ERIC Number: ED420881
Record Type: Non-Journal
Publication Date: 1998
Reference Count: N/A
"Glad You Axed": A Teacher's Guide to Cajun English.
Cheramie, Deany M.
Incorporating an understanding of different varieties of English (particularly Cajun English) and the appropriateness of their use into the language arts curriculum can help speakers of dialects understand the origins of their language and the significance it plays in their lives. Educators who work with students who use Cajun English need to be open to understanding the cultural biases associated with any dialect. A review of research on Cajun English indicates that (1) phonetically, the most distinguishing characteristic is the replacement of the voiceless and the voiced interdental fricatives with the voiceless and voiced alveolar stops /t/ and /d/, the general lack of some diphthongs, and the use of suprasegmental phonemes that differ from Southern or Standard English; (2) the strongest syntactic element is found in the formation of tag questions; (3) Cajun English has a lexicon particular to the dialect; (4) the dialect is an ethnic marker for Cajuns; (5) social attitudes towards the dialect have changed from negative connotations towards speakers of the dialect to a more tolerant acceptance; and (6) the origins of the dialect are well understood as a by-product of Louisiana educational and constitutional law in the early part of the 20th century. While there are some points of disagreement among researchers, all seem to come to the conclusion that Cajun English is an interesting and significant American dialect. (Contains four notes and 48 references.) (RS)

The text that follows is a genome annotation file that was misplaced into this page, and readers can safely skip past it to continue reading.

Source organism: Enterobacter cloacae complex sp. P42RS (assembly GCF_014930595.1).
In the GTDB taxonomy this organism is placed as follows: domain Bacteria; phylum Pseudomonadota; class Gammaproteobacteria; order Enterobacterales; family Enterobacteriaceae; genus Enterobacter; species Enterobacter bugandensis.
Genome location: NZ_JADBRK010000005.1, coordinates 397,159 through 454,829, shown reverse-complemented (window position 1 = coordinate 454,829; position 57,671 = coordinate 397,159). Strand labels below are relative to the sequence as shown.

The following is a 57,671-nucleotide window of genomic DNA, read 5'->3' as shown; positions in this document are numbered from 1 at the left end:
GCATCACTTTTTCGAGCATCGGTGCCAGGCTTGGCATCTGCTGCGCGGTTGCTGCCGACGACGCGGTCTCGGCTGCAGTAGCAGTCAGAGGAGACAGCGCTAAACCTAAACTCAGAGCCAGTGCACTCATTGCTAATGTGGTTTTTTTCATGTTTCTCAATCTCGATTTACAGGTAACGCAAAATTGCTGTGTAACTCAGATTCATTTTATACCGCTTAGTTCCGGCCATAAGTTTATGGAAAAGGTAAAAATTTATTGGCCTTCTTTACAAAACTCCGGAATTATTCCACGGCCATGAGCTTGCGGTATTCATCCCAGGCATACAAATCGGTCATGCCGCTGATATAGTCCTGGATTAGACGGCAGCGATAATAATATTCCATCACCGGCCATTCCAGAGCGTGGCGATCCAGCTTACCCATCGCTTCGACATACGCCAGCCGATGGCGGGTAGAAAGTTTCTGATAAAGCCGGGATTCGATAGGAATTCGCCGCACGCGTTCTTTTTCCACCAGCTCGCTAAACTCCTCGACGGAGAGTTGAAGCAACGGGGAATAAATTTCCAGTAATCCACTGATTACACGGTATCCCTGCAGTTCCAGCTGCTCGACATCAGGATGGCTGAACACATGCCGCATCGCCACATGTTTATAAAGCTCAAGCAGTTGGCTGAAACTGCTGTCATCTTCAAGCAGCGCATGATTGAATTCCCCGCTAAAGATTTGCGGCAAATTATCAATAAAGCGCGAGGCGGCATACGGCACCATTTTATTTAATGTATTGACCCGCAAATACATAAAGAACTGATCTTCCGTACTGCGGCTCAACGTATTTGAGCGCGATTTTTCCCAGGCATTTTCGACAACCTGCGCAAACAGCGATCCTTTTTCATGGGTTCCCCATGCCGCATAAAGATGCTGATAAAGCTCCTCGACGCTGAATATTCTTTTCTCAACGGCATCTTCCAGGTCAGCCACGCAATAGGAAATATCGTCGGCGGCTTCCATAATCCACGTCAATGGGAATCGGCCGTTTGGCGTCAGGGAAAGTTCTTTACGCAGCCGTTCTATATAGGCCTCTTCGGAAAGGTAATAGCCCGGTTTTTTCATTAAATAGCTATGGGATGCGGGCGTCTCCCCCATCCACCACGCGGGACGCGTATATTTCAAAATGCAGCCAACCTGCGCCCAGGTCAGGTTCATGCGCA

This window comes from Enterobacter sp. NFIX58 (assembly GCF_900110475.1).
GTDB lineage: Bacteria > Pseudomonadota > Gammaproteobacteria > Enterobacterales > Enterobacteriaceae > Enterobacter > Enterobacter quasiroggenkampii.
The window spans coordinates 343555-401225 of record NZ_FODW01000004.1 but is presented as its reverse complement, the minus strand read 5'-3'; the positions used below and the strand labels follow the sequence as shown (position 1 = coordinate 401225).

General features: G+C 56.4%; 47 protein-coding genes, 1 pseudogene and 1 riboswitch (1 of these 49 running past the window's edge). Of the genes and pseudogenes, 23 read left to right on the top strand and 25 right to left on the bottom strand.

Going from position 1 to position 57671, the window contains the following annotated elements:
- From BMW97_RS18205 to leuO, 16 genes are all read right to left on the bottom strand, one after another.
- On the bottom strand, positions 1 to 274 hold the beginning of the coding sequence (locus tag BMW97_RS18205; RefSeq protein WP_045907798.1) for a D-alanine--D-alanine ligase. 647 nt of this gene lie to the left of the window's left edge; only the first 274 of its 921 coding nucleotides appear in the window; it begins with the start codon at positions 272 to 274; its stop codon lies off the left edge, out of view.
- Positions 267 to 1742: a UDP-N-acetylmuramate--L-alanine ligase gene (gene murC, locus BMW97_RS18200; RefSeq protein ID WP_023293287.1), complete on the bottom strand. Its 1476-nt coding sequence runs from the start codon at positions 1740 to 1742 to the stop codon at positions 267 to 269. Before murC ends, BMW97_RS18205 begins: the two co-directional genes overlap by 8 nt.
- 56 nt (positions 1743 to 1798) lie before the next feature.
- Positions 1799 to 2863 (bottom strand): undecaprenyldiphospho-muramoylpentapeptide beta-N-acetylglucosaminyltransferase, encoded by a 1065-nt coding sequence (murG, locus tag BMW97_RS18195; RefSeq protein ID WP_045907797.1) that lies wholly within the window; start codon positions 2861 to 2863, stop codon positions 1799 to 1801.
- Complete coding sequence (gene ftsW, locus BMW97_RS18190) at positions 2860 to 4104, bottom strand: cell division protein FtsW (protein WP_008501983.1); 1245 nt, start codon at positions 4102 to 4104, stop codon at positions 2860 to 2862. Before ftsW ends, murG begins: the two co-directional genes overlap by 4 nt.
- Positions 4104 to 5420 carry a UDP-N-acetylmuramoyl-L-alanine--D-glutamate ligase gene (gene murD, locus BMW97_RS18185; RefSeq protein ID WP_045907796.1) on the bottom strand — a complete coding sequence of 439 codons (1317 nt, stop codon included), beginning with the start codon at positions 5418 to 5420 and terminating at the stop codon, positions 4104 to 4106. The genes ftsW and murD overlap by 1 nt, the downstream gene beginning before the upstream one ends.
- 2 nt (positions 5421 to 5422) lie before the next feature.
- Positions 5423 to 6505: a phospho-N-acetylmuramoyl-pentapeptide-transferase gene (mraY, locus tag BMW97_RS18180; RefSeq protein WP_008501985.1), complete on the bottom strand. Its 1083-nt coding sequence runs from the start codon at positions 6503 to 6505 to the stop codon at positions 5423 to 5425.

Publication Type: Information Analyses
Education Level: N/A
Audience: Practitioners; Teachers
Authoring Institution: N/A
Identifiers - Location: Louisiana